It’s no secret – I HATE stretching.

For 99% of the population, I think it’s worthless.

Now before you go nuts and toss rotten tomatoes at me through your computer screen or put up a FB post about how insane I am – here’s who the other 1% are:

People who need extreme ranges of flexibility – like gymnasts and some martial artists.

Ok, now, let’s dig into this thing. And please, hold on to your rotten vegetables for a few more minutes until we really unpack this.

First, I have never really liked stretching. It always felt awkward – like I was tearing my body apart.

(Hmmmm….. That should’ve been a sign right there…)

But, like a dutiful fitness professional I towed the proverbial party line and did the whole thing – from dynamic stretching as a warm up (including functional 3-D stretching on one of those fancy $2500 True-Stretch Cages) to static stretching to cool down.

And then there was the stretching as part of multiple corrective exercise programs…

Ugh – don’t even get me started on that. Ok, nevermind, do. Let’s just say I spent every freakin’ time I trained from 2002-2006 foam rolling and stretching and doing “movement prep” before I worked out.

(Brett Jones is right – if you’re foam roller has a name, you have a problem. And yes, that goes for you too Mister Rumble Roller.)

After that, I quit stretching altogether as I drank the kool-aid and joined the Z-Cult.

But even that reached its limits.


Because mobility and flexibility – or lack thereof – are both symptoms of something bigger – a lack of something else.

What is that “bigger something else?”

Well before we get to it, I want to ask you a question:

Why do you think your muscles are tight?

No, it’s not a trick question.

Think along the lines of having a fever.

Why do you get a fever?

Because your body is being attacked by a foreign organism that seems to feel right at home around 98.6 degrees. So the body responds by unleashing its immune system defenses, one of which, is to kill the intruders by elevating its core temperature.

Man, in his infinite wisdom, then takes ibuprofen or tylenol or whatever to try to get the temperature down. And in doing so, basically castrates the body’s immune response and lengthening the healing process.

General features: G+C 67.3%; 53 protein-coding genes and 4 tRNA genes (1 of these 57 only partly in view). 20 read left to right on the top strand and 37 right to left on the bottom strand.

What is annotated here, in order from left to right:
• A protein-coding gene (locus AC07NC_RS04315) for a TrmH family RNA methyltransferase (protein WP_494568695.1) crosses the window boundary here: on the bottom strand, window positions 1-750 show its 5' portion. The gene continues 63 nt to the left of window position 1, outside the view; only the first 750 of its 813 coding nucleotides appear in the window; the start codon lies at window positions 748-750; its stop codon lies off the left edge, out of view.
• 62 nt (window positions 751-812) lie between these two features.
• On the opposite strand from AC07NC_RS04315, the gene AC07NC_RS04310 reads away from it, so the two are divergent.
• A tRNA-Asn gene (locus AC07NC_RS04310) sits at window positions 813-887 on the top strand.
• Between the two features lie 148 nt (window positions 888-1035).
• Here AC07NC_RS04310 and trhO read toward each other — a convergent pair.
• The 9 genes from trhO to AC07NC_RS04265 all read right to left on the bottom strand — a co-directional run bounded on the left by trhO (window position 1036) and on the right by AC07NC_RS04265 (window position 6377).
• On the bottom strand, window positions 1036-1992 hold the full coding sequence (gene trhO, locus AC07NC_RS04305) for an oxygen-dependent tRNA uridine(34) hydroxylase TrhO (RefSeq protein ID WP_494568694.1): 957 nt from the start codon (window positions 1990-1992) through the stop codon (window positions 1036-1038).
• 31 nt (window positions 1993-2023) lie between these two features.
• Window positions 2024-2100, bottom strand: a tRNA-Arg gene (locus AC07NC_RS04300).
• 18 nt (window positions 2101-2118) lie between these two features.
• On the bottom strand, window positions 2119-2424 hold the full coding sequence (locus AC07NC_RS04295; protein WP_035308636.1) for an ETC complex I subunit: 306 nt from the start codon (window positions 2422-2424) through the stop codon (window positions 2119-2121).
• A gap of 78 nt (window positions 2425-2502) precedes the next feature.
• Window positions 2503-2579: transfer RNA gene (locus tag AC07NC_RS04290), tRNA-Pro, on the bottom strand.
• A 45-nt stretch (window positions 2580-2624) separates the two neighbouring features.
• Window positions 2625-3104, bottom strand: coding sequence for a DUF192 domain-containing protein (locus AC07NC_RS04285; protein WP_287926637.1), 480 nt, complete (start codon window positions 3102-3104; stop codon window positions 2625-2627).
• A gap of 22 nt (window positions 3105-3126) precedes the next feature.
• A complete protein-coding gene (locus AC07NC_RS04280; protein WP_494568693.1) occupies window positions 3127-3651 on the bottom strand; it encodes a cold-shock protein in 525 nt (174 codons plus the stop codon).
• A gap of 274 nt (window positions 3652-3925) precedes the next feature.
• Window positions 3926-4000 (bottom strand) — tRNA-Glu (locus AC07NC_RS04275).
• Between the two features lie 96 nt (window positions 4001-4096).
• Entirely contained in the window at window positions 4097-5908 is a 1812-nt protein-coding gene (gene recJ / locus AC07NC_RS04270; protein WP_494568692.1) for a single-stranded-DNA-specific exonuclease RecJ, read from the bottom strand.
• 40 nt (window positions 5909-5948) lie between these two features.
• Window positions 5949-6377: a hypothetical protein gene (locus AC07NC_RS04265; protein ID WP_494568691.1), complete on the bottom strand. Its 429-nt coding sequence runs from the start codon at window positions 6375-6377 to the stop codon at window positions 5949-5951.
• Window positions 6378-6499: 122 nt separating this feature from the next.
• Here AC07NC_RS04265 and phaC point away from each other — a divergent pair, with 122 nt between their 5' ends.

Why don’t we think of stretching the same way?

Why do you think your muscles are tight?

Is the body telling you something?

Here’s an example:

About 10 years ago, I had a client with chronically tight hamstrings. I mean always, always, always tight. No matter how much she stretched them, she couldn’t relieve the tension. (She came to see me for body comp changes, but her “issues” got in the way many, many times.)

Well that’s because her abs were weak borderline shut off and she had chronically tight hip flexors.

So back then, we stretched the hip flexors and did some ab work – you know, the whole tonic/phasic stretch what’s tight, strengthen what’s weak routine. It provided some relief. But it never really fixed the problem.

We stopped working together on a routine basis in 2008, after about 6 years of “trying” to lose weight. (Complex issues: She’d lose, gain, lose, gain, etc…)

Now I’d do something much different with her.

Which is funny, because about 3 months ago we started meeting again, just once a month, instead of twice a week.

And she’s made more progress in the last 3 months with her back and her other structural issues then I recall her making in the 6 years we worked together. (Yeah, we were training for fat loss/strength, but she had some recurring stuff come up that we could never quite rectify. And yes, she even went to see a PT…)

So why were her muscles tight?

And why might yours be tight?

Well, I think there’s a very simple answer.

Here it is:

Your body is using your muscles as splints.

Yeah, I know, you don’t believe me.

So check out these pictures of one of the attendees at our last Becoming Bulletproof workshop.








The first is her traditional stance, developed from prying with goblet squats, and other forms of corrective exercise, including traditional forms of mobility and flexibility work.

The second is a picture of her after she said, “How come I’ve increased my ankle mobility?” (Without having done specific ankle mobility drills.)

It’s very simple: She’s recaptured her body’s natural and inherent ability to move.

Say what?

“What-choo talkin’ ’bout Willis?”

Look, the reason your muscles are tight is because your body is using them as splints, or as parking brakes, as the hip flexors are often referred to.

And why’s it doing that?


It doesn’t feel like it should move into particular ranges of motion because if it does, bad things – like injuries – may happen.

And why does this happen?

Because most of us sit on our butts all day long.

And, a recent study done published in the October 2012 issue of The British Journal of Sports Medicine found that the average adult who watches 6 hours of TV per day over the course of a lifetime can expect to live 4.8 year fewer than someone who doesn’t. Do you think the computer screen can be subbed out for the TV? I do.

In another study published in the journal Diabetologia, its authors reviewed 18 different studies involving 794,577 people (source: and found the “average adult spends 50-70 percent of their time sitting.”

It found that there are increased risks in diabetes among other things.

But that’s not my main point.